Irrigation in Stage-I command area of the canal was introduced in early 1960s, whereas, the command area of Stage-II began receiving irrigation in mid-1980s. The introduction of canal irrigation in this dry land has transformed its ecology, economy and society. It has influenced the environmental conditions of the region both positively as well as negatively. The availability of soil moisture for a longer period of time and various afforestation and pasture development programmes under CAD have resulted in greening the land. This has also helped in reducing wind erosion and siltation of canal systems. But the intensive irrigation and excessive use of water has led to the emergence of twin environmental problems of water logging and soil salinity.
Introduction of canal irrigation has brought about a perceptible transformation Planning and Sustainable Development in Indian Context 111 in the agricultural economy of the region. Soil moisture has been a limiting factor in successful growing of crops in this area. Spread of canal irrigation has led to increase in cultivated area and intensity of cropping. The traditional crops sown in the area, gram, bajra and jowar have been replaced by wheat, cotton, groundnut and rice. This is the result of intensive irrigation. This intensive irrigation, no doubt, initially has led to tremendous increase in agricultural and livestock productivity. This has also caused water logging and soil salinity, and thus, in the long run, it hampers the sustainability of agriculture.
Measures for Promotion of Sustainable Development
The ecological sustainability of Indira Gandhi Canal Project has been questioned by various scholars. Their point of view has also largely been validated by the course of development this region has taken during the last four decades, which has resulted in degradation of physical environment. It is a hard fact that attaining sustainable development in the command area requires major thrust upon the measures to achieve ecological sustainability. Hence, five of the seven measures proposed to promote sustainable development in the command area are meant to restore ecological balance.
(i) The first requirement is strict implementation of water management policy. The canal project envisages protective irrigation in Stage-I and extensive irrigation of crops and pasture development in Stage-II.
(ii) In general, the cropping pattern shall not include water intensive crops. It shall be adhered to and people shall be encouraged to grow plantation crops such as citrus fruits.
(iii) The CAD programmes such as lining of water courses, land development and levelling and warabandi system (equal distribution of canal water in the command area of outlet) shall be effectively implemented to reduce the conveyance loss of water.
(iv) The areas affected by water logging and soil salinity shall be reclaimed.
(v) The eco-development through afforestation, shelterbelt plantation and pasture development is necessary particularly in the fragile environment of Stage-II.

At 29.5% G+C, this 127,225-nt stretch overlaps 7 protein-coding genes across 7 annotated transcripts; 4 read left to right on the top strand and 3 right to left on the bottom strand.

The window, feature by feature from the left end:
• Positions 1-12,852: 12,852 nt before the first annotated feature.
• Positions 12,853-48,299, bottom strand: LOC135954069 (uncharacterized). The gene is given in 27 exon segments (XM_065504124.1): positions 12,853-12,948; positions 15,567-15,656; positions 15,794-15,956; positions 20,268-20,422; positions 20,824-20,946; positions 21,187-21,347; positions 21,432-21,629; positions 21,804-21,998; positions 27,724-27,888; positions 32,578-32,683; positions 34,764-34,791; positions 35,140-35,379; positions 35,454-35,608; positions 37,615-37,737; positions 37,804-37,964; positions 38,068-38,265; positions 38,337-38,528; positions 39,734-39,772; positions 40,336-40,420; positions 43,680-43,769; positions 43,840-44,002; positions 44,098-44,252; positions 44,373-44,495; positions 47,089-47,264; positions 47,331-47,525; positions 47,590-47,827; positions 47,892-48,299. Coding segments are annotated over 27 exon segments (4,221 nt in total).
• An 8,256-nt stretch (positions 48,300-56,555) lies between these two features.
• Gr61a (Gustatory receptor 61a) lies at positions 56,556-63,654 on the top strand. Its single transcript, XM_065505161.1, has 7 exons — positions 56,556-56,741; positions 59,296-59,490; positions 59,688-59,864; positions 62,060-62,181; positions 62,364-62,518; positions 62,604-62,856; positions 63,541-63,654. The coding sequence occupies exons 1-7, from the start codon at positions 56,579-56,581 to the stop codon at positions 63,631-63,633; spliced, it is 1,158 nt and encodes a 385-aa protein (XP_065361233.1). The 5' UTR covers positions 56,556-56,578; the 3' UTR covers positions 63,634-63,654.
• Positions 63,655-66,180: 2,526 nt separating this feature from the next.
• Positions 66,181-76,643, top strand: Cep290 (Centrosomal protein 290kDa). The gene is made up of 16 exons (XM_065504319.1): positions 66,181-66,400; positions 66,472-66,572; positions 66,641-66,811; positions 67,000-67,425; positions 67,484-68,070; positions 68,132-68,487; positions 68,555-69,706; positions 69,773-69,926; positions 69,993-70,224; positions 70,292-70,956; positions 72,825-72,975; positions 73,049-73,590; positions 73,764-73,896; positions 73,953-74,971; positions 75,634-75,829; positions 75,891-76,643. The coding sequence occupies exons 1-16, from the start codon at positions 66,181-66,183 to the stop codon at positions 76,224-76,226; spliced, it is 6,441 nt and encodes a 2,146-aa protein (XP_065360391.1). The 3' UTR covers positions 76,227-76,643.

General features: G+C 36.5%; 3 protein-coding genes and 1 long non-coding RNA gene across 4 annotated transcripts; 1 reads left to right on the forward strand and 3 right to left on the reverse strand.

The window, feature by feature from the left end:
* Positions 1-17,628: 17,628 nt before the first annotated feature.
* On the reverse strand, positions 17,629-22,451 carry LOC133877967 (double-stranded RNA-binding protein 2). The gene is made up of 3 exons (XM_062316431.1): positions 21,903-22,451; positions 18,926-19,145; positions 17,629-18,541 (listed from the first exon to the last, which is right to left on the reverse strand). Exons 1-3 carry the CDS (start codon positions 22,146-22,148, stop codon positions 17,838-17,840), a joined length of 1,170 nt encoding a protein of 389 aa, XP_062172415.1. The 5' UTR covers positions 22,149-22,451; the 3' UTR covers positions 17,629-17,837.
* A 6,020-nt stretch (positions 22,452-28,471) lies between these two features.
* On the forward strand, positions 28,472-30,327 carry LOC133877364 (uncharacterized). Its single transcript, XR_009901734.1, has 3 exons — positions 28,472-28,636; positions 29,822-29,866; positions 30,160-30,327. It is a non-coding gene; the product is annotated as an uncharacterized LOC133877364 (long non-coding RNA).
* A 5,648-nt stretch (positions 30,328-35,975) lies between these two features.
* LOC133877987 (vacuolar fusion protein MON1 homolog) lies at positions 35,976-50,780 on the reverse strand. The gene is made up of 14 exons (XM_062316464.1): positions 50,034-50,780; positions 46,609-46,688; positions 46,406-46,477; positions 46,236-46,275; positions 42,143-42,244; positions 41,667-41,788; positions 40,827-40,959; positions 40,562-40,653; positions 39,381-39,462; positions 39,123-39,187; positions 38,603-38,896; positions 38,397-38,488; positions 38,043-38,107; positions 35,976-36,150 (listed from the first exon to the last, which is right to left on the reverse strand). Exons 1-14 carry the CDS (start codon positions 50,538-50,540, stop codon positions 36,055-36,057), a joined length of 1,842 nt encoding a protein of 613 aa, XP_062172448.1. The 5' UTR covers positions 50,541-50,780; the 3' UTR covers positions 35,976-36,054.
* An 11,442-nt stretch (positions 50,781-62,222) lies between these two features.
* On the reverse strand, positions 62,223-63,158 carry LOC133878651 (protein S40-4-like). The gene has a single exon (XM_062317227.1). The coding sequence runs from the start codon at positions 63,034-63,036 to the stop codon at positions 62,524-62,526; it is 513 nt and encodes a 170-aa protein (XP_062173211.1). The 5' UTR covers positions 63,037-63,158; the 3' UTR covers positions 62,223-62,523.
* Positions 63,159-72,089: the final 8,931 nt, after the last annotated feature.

(vi) The social sustainability in the region can be achieved only if the land allottees having poor economic background are provided adequate financial and institutional support for cultivation of land.
(vii) The economic sustainability in the region cannot be attained only through development of agriculture and animal husbandry. The agricultural and allied activities have to develop alongwith other sectors of economy. This shall lead to diversification of economic base and establishment of functional linkages between basic villages, agro-service centres and market centres.
1. Choose the right answers of the following from the given options.
(i) Regional planning relates to:
(a) Development of various sectors of economy.
(b) Area specific approach of development.
(c) Area differences in transportation network.
(d) Development of rural areas.
(ii) ITDP refers to which one of the following?
(a) Integrated Tourism Development Programme
(b) Integrated Travel Development Programme
(c) Integrated Tribal Development Programme
(d) Integrated Transport Development Programme
(iii) Which one of the following is the most crucial factor for sustainable development in Indira Gandhi Canal Command Area?
(a) Agricultural development
(c) Transport development
(d) Colonisation of land
2. Answer the following questions in about 30 words.
(i) What are the social benefits of ITDP in the Bharmaur tribal region?
(ii) Define the concept of sustainable development.
(iii) What are the positive impacts of irrigation on Indira Gandhi Canal Command Area?
3. Answer the following questions in about 150 words.
(i) Write short notes on drought-prone area programme and agro-climatic planning. How do these programmes help in the development of dryland agriculture in India?
(ii) Suggest the measures of promotion of sustainability in Indira Gandhi Canal Command Area.
(i) Find out the area development programmes being implemented in your region. Assess the impact of such programmes on the society and economy in your locality.
(ii) Select your own area or identify an area facing severe environmental and socio-economic problems. Make an assessment of its resources and prepare their inventory. Suggest the measures for its sustainable development as it has been done in the case of Indira Gandhi Canal Command Area.